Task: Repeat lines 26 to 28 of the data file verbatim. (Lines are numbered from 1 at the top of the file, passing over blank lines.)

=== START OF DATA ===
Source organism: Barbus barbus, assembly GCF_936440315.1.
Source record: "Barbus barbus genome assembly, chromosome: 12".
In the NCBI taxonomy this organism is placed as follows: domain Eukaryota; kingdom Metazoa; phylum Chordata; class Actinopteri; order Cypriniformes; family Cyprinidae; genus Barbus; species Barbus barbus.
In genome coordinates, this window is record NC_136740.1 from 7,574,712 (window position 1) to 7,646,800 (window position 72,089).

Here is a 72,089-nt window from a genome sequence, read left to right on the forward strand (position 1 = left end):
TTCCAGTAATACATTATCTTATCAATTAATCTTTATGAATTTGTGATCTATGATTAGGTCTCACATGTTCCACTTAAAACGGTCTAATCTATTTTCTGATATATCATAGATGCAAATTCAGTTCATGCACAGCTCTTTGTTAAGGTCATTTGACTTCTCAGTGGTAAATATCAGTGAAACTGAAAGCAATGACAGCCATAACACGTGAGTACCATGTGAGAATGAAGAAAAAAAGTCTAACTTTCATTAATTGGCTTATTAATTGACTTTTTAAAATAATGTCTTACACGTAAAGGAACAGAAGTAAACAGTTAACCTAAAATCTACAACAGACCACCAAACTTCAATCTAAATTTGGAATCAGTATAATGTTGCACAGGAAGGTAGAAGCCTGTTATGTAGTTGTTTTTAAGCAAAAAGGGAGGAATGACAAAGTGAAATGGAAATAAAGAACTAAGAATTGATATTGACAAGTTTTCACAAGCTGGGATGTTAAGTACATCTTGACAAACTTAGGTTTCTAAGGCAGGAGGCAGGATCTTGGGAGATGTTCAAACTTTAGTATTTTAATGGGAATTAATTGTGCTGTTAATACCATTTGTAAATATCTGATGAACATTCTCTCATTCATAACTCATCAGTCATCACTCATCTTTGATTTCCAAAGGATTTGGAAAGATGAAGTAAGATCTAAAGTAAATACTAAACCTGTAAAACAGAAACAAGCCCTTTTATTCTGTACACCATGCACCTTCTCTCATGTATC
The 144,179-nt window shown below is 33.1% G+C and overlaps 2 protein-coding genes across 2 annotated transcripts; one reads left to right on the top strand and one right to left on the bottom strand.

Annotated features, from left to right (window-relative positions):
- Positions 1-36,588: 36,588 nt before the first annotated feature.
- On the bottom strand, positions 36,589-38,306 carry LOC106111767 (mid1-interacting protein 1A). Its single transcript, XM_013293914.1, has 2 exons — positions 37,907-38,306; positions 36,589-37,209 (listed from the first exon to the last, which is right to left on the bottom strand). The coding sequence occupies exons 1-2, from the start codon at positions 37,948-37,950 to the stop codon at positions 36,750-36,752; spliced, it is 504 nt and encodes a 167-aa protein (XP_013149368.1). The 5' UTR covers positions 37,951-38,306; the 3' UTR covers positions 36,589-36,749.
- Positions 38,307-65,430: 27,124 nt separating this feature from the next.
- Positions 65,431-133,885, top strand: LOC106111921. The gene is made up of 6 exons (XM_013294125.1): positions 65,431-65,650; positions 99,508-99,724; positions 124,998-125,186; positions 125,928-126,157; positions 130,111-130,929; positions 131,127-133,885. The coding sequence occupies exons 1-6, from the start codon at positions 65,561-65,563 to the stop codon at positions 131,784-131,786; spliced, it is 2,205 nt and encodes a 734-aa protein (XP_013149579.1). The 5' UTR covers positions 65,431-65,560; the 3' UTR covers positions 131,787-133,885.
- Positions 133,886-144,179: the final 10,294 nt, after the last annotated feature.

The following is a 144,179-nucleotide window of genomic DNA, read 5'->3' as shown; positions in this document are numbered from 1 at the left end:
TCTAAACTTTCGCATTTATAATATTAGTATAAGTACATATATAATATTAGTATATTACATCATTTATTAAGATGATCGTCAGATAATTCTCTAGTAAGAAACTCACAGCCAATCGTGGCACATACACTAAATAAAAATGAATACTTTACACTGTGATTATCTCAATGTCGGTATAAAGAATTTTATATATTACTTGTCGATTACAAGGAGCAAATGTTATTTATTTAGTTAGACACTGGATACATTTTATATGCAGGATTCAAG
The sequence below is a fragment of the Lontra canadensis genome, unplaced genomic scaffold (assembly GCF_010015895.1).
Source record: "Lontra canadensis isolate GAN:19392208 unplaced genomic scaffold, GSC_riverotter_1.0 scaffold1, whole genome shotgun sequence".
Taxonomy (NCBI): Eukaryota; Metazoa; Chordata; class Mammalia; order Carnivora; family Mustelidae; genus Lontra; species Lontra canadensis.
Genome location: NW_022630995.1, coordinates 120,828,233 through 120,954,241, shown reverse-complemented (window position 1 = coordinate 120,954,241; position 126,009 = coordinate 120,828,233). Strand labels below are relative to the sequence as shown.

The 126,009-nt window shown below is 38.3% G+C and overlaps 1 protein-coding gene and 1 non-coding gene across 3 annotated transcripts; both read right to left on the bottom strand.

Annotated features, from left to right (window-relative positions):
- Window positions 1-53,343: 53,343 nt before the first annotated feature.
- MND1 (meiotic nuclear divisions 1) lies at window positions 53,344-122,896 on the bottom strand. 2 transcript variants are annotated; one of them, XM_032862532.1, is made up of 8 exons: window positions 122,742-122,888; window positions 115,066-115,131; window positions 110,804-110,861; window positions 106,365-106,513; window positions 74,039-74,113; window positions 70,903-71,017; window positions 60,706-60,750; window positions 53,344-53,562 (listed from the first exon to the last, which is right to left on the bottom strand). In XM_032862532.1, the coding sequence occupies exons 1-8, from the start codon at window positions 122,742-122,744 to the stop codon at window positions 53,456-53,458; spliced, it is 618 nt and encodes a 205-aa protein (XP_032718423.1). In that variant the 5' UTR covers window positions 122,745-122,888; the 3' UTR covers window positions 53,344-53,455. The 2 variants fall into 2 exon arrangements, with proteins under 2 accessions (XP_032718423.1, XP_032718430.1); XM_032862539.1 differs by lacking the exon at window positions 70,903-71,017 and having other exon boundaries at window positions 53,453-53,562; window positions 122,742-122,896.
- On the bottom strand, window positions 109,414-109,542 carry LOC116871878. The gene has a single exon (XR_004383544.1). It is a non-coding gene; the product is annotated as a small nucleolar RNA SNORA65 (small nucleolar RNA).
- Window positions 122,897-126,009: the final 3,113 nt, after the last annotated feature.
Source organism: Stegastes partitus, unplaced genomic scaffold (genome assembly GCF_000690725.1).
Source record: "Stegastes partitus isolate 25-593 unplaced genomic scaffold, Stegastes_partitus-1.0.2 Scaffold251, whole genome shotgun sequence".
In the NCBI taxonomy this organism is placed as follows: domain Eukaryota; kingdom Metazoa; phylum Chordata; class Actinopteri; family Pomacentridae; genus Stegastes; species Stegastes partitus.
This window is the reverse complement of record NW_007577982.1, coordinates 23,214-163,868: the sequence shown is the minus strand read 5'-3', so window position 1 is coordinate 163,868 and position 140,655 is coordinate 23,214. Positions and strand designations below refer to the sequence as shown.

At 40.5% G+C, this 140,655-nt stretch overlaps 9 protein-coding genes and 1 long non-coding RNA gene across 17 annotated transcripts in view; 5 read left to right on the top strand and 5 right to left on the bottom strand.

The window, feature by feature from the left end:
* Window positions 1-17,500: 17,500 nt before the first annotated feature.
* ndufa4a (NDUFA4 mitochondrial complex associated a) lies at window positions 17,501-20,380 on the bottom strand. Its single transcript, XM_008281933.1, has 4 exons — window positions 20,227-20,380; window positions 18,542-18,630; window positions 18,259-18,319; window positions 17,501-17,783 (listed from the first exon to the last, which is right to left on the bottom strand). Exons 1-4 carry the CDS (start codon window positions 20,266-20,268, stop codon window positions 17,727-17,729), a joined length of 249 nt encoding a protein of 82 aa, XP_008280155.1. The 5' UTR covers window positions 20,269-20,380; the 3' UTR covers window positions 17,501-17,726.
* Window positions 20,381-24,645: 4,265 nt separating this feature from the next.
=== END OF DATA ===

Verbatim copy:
Source organism: Stegastes partitus, unplaced genomic scaffold (genome assembly GCF_000690725.1).
Source record: "Stegastes partitus isolate 25-593 unplaced genomic scaffold, Stegastes_partitus-1.0.2 Scaffold251, whole genome shotgun sequence".
In the NCBI taxonomy this organism is placed as follows: domain Eukaryota; kingdom Metazoa; phylum Chordata; class Actinopteri; family Pomacentridae; genus Stegastes; species Stegastes partitus.